We’ve seen that it happens to whole groups of people, like the northern Kingdom of Israel, and it happens to individuals like King Herod. If you don’t take the Word of God as it is straight from the top – if you don’t align yourself according to its perfect standard, you’re in for a fall. This is as true today as it’s ever been. Examples? Sure. A little later this summer the largest Lutheran church body in the US, the ELCA, will meet in convention. Their church was formed only about twenty five years ago, a conglomeration of several smaller church bodies, some fairly conservative, some quite liberal – but all of them rather soft on the idea of the absolute authority of God’s Word. They’ve already strayed a long way from the truth on some issues; but this summer they will be deciding officially whether to allow openly gay pastors to serve their congregations, and whether to bless same sex marriages as a holy rite within their churches. The outcome, I’m sorry to say, is a forgone conclusion. Their leaders have been pushing for these things for a long time. They’ll get what they want.
And this is important to us for two reasons. First, because they share our Lutheran identity (at least in name) it will fall to us to play the role of Amos: to hold up the plumb line and say, “No. You’ve got it wrong. Thus says the Lord.” We’ll need to do this collectively as a church body – as I’m sure we will; but even more importantly, we’ll need to do this on an individual level. Many of you have friends and relatives in ELCA congregations. They aren’t going to hear the truth from the Amaziahs they look up to. If they’re going to hear it straight from the top, they’re going to hear it from you. The other reason this is important to us is that it serves as a contemporary warning. Our own church and church body are always being tempted to bend and lean – to align more with the times and popular opinions on such issues as close communion, cohabitating couples, the sanctity of marriage, and other items of doctrine and practice. Friends, you can’t fall up. Once you start to lean out of plumb, you can only fall down. And the farther you lean, the faster you fall – unless some outside force, and in this case we’re talking about the power of God’s Word, sets you back upright again. As a group, we can’t forget this. We always need to be holding the plumb line against ourselves – checking the doctrine and practice of our church by the Word of God.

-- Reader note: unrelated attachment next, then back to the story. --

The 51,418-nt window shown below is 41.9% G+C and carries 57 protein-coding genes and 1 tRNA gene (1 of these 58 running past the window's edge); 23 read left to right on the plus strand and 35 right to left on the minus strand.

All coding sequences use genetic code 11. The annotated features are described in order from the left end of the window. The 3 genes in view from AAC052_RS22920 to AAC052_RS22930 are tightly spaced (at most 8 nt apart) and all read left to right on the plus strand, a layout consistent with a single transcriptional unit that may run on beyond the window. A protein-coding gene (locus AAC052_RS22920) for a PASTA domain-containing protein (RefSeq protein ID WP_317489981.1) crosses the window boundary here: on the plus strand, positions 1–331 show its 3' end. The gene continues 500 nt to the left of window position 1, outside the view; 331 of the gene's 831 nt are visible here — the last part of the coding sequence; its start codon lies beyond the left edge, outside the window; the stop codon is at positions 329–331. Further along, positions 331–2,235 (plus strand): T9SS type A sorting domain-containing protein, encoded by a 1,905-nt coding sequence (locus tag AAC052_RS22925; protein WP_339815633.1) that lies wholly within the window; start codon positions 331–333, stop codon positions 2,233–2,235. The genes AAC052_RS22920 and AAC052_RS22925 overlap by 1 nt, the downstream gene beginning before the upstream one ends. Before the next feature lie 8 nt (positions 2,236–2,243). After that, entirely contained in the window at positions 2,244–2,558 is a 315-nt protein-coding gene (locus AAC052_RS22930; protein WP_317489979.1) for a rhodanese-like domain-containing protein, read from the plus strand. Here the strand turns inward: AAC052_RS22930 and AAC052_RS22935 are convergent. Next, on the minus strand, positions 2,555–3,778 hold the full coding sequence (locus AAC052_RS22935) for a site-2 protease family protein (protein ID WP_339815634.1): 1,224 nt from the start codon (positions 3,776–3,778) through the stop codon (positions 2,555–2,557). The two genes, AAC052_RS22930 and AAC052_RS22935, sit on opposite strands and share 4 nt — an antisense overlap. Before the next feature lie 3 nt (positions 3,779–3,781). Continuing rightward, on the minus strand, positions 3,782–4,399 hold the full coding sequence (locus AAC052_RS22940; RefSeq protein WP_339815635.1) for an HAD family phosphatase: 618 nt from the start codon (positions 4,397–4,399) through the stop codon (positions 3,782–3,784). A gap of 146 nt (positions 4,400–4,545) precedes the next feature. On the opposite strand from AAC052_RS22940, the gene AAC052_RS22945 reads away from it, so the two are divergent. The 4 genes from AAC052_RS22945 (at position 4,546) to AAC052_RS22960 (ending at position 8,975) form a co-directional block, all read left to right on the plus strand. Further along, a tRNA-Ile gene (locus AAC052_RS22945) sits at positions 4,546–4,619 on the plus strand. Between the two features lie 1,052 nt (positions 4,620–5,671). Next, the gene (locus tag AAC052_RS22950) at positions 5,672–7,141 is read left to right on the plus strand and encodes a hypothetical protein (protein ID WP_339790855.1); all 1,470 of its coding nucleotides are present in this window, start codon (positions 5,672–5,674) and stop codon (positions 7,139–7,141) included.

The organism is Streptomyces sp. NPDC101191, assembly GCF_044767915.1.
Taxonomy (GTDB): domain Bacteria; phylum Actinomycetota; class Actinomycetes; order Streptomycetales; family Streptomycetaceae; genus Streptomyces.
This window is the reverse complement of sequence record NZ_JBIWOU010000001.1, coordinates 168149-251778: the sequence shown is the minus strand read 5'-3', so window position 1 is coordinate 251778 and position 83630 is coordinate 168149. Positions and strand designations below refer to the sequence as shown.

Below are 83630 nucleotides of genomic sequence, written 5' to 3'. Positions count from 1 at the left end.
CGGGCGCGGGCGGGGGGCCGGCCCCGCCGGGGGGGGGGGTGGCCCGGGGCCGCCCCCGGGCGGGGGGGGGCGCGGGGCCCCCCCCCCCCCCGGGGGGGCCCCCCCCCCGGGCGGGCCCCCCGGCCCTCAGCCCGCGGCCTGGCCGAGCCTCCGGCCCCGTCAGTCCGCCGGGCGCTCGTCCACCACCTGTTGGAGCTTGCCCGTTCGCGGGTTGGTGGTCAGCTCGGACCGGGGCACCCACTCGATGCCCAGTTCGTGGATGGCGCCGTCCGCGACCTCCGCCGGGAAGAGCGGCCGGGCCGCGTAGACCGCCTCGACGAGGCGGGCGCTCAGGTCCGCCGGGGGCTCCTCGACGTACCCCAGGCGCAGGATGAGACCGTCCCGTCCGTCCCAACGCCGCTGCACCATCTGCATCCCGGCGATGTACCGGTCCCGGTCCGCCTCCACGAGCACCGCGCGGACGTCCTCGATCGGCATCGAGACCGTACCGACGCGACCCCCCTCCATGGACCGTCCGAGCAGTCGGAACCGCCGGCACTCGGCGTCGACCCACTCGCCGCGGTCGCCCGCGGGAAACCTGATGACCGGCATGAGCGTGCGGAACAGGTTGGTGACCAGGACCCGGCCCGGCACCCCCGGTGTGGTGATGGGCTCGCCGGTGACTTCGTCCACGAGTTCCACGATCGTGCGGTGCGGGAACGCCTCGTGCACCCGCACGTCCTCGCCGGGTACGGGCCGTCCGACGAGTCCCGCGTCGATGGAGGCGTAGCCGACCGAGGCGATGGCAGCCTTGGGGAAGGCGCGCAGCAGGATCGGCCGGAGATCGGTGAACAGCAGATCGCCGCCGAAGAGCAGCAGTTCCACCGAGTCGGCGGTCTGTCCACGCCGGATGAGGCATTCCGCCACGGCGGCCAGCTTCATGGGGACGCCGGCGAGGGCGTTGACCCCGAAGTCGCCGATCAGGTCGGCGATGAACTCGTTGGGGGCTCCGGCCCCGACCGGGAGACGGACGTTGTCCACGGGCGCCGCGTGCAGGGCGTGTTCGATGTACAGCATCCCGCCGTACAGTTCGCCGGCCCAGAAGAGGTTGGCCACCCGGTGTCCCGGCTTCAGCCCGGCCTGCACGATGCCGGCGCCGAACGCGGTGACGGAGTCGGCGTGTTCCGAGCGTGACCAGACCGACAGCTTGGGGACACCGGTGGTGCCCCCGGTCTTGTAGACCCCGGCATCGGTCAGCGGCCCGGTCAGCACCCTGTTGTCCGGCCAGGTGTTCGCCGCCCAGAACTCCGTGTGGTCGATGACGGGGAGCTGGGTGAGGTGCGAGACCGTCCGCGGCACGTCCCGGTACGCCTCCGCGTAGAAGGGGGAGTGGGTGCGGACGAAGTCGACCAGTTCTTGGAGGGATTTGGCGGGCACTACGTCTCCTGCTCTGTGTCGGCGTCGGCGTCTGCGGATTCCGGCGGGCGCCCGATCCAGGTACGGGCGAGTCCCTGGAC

And it’s also true in our personal lives, as we saw with our friend Herod – how easy it is to slip from one “little” compromise into others that we once considered to be far worse. If you allow yourself to be content to live with one sin – if you imagine that you can force the voice of your conscience to be silent and you try keeping it locked away as if in a dark prison cell, you will eventually end up killing it altogether. At that point the Lord will have nothing else to say to you. Ever. We have to receive God’s Word as it comes to us straight from the top or not at all.
And when we do that we discover that the same Word of God that condemns our sin has also the power to kill our sin nature – to bring us to repentance – and to give us new and holy life – setting us standing perfectly upright through faith in him who also hung down straight and true from the cross when he suffered and died for our sakes. Holding the standard of God’s Law true and plumb makes us see how desperately we need Jesus the Savior on the cross to be the standard and object of our faith. Friends let’s keep God’s Word that way: as it is, straight from the top; for in that way we’ll ensure that we are also strait and as we should be with the Top. In Jesus’ name.
Soli Deo Gloria!